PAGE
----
Only one recent study supports the notion that the adjunction of posturographic evaluation did not improve the ability to detect PwMS prone to fall [21]. However, as also recognized by authors, there are some limitations to their study: (i) a small sample size ( ); (ii) the incidence of falls was lower compared to other published papers, probably due to the short observational time-frame considered (2 months); (iii) they did not use traditional force platform measures as outcome, but the derivative virtual time to contact (i.e., the time taken by COP to reach the stability boundaries). Recently, we estimated sensitivity, specificity, and accuracy of static standing balance measures in predicting patients who experienced future falls [24]. We examined 100 consecutive PwMS by means of neurological examination (including the Berg scale) and a static posturography assessment. The patients were instructed to report the occurrence of falls over the next 3 months. Balance measures above the mean plus 2 standard deviations of normal values (as provided by a sample of 50 sex-/age-matched healthy volunteers) were considered as abnormal. From static posturography, the COP path under open eye condition was extrapolated, providing a measure not only highly reliable (95%) but also more sensitive (88% versus 37%) and accurate (75% versus 63%), but slightly less specific (67% versus 81%) than a common clinical test (such as the Berg scale) in predicting accidental falls. A multivariate logistic regression analysis revealed that there was an 8%-increased risk of being classified as fallers for each 10-mm increase of COP path value, even after adjusting for other demographic and clinical variables. Finally, a “dose effect” of static posturography was also found; that is the wider the COP path, the greater the number of accidental falls prospectively recorded by PwMS (Figure 2) [24].

756564.fig.002
Figure 2: Mean (±95% confidence intervals) values of centre of pressure (COP) path with eyes opened (EO) of healthy volunteers ( ) and patients with MS ( ) who were divided according to the number of accidental falls (0, 1, ≥2) prospectively collected over a 3-month follow-up period (modified from [24]).
3.3. Evaluating Rehabilitation-Induced Changes

Force platform measures ensure an objective, reliable, and linear assessment of balance, avoiding the risk of ceiling effect [32]. Force platform measures demonstrated a high sensitivity in detecting rehabilitation-induced changes and sometimes provided more rewarding results than clinical scales [7477, 7981]. Concurrent improvements in postural sway measures, clinical, and/or patient-reported outcomes were always described [7477, 7981]. Only two studies did not show any improvement of postural sway measures of PwMS after home-based resistance exercises [73] and balance-based torso weighting [78].

One recent study aimed at investigating the effectiveness of a 12-week home-based balance training using a commercial videogame platform showed also a slight increase in the proportion of nonfallers when compared with the 3-month period prior to study enrolment [81]. However, this latter study was not designed (and not powered to perform a post hoc analysis) to estimate a relationship between force platform measure changes and clinically relevant outcomes.

Unfortunately, there are still no data on the clinimetric property [82] of responsiveness of force platform measures, assessed by minimally important change (MIC) over time (i.e., the change that is relevant for the patient) and smallest real change (SRC) (i.e., the change on a measurement instrument required to overcome the measurement error). Therefore, future research efforts are warranted to establish MIC and SRC for force platform measures.

4. Conclusions

Balance impairment and falls are frequent in PwMS, and they may occur even at the earliest stage of the disease. Reliably identifying subjects who are at risk of accidental falls is a clinical challenge. Asking about the presence of prior falls is unreliable because patients often neglect their falls. Clinical balance scales are hampered by their variable execution and subjective scoring system, thus providing conflicting results about their ability to detect patients prone to falls.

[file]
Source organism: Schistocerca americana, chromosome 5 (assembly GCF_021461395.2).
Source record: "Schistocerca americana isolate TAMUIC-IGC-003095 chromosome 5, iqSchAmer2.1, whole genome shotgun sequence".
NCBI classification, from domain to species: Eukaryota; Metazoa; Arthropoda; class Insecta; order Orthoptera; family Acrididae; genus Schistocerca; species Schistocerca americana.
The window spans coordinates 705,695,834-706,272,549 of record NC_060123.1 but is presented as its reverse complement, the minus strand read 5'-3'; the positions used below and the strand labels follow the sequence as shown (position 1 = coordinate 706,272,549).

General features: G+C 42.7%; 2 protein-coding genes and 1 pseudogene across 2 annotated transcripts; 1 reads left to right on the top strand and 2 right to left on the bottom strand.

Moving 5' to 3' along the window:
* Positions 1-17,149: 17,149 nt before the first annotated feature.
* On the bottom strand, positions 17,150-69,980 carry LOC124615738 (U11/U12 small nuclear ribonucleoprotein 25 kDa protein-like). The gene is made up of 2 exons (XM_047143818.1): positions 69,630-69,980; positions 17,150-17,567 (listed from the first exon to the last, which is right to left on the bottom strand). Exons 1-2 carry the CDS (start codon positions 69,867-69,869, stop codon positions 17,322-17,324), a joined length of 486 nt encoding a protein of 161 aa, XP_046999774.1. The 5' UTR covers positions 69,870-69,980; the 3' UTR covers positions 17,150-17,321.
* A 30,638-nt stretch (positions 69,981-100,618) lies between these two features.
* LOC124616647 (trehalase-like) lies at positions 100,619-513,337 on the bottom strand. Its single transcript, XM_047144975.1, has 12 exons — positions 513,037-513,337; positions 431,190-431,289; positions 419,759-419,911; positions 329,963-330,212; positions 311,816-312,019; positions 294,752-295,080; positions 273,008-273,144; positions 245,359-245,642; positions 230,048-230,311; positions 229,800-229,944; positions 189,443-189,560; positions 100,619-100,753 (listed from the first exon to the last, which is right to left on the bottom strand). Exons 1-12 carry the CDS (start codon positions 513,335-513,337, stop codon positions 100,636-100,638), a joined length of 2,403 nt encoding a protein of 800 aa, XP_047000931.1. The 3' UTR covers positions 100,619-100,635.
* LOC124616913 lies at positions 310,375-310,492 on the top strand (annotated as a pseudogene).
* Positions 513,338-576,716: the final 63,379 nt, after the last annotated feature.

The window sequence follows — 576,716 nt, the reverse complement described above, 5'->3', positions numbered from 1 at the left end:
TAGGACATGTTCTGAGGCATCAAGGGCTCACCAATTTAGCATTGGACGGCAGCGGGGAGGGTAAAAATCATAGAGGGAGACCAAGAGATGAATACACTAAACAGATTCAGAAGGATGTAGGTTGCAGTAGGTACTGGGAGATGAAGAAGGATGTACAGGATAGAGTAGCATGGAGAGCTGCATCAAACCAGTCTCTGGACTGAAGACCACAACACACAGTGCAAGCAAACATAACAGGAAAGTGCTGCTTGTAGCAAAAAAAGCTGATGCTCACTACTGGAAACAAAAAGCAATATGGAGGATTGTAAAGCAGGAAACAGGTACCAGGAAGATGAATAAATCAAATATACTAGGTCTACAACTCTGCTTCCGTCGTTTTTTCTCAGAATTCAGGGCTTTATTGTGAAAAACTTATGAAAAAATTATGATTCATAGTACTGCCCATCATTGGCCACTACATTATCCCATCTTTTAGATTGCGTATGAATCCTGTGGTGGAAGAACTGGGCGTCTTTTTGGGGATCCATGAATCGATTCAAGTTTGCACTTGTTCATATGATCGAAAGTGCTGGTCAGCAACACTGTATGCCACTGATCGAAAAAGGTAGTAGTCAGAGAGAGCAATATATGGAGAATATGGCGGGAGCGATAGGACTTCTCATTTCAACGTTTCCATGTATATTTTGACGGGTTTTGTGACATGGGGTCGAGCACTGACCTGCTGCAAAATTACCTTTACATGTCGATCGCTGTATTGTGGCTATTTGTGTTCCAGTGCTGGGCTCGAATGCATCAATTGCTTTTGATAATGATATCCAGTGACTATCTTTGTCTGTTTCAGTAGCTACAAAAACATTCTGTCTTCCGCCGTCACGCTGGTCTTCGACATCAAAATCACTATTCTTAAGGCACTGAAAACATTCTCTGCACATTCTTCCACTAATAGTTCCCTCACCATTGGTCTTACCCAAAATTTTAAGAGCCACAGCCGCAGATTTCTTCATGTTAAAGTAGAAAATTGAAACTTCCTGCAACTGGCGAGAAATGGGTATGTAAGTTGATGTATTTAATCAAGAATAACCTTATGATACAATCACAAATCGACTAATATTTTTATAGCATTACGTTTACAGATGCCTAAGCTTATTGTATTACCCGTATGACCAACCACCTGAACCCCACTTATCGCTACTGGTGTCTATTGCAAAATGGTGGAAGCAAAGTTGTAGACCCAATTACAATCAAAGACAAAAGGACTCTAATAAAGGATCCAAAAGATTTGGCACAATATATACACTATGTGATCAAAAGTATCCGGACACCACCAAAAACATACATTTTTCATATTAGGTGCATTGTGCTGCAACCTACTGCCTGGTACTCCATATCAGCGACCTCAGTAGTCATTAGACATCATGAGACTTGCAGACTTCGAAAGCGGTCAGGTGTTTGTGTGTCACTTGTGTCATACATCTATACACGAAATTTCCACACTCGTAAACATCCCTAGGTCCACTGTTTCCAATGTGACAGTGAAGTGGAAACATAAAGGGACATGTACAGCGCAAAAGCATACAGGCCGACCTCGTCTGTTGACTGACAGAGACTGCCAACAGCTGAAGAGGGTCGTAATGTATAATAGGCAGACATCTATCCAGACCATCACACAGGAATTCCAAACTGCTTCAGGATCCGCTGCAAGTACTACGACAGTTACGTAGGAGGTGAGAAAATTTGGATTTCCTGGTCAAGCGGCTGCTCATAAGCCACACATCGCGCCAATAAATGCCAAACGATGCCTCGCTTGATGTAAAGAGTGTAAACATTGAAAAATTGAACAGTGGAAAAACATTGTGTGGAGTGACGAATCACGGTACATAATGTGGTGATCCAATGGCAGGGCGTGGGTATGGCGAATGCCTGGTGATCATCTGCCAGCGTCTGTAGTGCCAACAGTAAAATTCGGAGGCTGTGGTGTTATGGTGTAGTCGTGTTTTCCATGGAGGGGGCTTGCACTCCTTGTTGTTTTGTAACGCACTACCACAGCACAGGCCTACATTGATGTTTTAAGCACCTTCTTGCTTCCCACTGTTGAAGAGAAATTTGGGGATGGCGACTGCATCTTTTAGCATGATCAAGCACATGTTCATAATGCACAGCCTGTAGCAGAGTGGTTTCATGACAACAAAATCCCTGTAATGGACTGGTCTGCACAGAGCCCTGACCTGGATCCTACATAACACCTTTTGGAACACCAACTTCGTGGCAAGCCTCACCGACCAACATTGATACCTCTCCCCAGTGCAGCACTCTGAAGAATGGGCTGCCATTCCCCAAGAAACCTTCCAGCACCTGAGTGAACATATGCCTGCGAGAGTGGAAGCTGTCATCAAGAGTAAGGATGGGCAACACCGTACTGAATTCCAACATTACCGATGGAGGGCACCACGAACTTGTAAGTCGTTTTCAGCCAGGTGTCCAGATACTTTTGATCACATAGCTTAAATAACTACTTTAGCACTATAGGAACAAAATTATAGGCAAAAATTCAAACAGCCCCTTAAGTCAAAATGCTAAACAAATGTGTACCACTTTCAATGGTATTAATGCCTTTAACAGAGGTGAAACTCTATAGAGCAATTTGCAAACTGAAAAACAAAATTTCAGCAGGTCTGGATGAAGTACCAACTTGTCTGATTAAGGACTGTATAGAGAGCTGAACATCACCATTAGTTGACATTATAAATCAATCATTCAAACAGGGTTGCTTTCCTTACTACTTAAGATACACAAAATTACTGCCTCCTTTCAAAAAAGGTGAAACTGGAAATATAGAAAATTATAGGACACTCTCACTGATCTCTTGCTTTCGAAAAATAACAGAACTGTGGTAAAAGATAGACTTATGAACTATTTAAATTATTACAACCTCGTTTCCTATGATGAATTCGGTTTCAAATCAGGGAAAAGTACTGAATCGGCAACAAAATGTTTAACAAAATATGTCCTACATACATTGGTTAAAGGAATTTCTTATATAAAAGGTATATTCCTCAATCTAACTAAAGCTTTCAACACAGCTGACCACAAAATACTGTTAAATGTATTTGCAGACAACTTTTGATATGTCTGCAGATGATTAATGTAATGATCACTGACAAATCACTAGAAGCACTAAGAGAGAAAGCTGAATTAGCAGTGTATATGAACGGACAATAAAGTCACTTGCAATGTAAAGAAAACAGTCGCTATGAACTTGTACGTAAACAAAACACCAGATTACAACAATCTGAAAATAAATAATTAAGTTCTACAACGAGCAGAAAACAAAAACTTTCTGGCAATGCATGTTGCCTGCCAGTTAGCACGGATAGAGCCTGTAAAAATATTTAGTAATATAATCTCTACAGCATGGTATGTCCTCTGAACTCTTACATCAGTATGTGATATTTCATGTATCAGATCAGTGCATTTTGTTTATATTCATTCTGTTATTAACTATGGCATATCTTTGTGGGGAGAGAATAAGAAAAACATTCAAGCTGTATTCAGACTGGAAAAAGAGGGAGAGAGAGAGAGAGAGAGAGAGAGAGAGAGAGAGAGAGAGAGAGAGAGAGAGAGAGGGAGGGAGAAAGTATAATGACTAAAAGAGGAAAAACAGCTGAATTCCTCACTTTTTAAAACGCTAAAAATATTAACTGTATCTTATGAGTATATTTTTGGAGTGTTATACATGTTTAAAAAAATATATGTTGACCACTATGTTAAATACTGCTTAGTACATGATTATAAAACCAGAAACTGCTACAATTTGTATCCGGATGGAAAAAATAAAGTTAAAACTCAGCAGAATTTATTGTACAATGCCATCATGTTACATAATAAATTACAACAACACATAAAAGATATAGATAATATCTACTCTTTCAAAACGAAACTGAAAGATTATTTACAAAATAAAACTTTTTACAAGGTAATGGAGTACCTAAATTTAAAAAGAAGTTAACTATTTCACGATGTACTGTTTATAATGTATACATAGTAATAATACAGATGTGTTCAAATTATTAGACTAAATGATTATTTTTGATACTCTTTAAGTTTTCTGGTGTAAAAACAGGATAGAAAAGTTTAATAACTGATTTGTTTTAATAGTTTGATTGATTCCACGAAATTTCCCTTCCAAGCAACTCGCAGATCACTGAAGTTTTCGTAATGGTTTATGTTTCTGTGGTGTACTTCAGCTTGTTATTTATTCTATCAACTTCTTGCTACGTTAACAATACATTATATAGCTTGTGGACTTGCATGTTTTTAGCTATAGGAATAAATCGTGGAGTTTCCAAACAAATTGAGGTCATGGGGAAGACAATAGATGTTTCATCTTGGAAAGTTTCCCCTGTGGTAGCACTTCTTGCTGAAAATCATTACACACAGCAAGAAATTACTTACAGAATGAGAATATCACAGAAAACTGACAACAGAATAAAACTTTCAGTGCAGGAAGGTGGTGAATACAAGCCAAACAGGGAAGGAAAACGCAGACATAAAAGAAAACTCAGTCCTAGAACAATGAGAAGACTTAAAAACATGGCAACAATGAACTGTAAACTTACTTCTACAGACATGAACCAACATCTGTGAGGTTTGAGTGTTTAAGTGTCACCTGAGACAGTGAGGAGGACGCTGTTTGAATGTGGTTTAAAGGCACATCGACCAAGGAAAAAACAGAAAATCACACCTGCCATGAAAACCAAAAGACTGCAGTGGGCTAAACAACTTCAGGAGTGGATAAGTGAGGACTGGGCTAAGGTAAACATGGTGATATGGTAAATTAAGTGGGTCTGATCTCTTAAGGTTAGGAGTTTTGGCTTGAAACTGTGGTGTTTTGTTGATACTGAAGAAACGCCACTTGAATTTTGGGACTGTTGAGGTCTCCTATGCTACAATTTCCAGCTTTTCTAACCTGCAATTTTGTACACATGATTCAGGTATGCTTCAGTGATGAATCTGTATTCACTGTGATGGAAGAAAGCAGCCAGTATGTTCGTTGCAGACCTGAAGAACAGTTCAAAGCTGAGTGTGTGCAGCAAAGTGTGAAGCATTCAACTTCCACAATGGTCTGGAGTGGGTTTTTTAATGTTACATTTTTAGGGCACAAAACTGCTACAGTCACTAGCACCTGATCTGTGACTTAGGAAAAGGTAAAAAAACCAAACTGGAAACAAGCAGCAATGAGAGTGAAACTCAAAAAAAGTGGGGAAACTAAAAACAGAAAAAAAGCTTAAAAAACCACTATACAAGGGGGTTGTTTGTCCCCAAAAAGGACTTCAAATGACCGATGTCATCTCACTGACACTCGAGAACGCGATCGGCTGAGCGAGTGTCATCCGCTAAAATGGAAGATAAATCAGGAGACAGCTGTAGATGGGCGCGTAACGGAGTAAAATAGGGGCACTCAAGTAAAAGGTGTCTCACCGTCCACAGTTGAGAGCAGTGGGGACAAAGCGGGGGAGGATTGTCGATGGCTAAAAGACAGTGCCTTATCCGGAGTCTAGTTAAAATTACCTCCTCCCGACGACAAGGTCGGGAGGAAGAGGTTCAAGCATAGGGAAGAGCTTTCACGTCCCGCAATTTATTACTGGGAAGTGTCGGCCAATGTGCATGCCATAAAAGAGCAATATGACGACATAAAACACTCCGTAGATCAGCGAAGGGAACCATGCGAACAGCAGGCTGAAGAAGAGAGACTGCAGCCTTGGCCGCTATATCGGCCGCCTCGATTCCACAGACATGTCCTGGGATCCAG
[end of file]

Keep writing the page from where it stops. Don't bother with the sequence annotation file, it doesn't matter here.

By contrast, within few minutes, computer-based force platform measures of standing and dynamic balance can provide useful information regarding the risk of future falls, as well as intervention-induced changes. Moreover, computerised postural sway measures have been reported as correlated with disability and functional scales [24, 35, 65, 83]. Table 2 summarizes pros and cons pros of force platform measures, contrasted with those of clinical measures.

tab2
Table 2: Summary of pros and cons of force platform measures and clinical scales.

Although relevant, the differences in postural control between PwMS and healthy subjects cannot definitively elucidate the neuropathological mechanisms leading to balance impairments in MS. Given the widespread and variable distribution of CNS damage, it is generally thought that postural control impairment in PwMS has multifactorial causes that differ from one person to the next [4, 17]. Studies investigating the structure-function relationship by means of force platform measures do not provide comparable results. Jackson and colleagues [55] suggested that postural balance deficit in PwMS resulted from impaired central integration of visual, vestibular, and somatosensory input. Slowed afferent proprioceptive conduction along demyelinated dorsal columns of spinal cord has been proposed as an important cause of impaired postural control [84, 85]. Another hypothesis proposes the damage of cerebellar connections (i.e., cerebellar peduncles) as the primary contributor to the balance impairment [19] or, more extensively, the focal and diffuse involvement of the cerebellum, its connections, and other associative regions [5].

4.1. Future Recommendations

Posturographic systems have become more affordable and potentially useful for both clinical practice and research purposes. Nevertheless, they still represent a significant cost (especially dynamic posturography equipment) need a dedicated space and trained staff to run the tests. This is not always feasible in a clinical practice setting. A possible solution to overcome the main drawbacks of laboratory-grade force platforms could be the implementation of software to interface a commercial Nintendo balance board with a common personal computer [86]. Similarly to laboratory-grade force platform, the balance board contains force sensors which detect subject’s COP and weight shifts. This commercial device—that has been recently included in the neurorehabilitation process of PwMS [7981]—is low expensive, portable, and user friendly. In conclusions, further efforts are warranted to establish (i) which parameters of balance (velocity, path, area, etc.) should be evaluated; (ii) normative values for the force platform measures; (iii) how to standardize the posturographic assessment for multicentre study purposes; (iv) the ecological validity of this tool.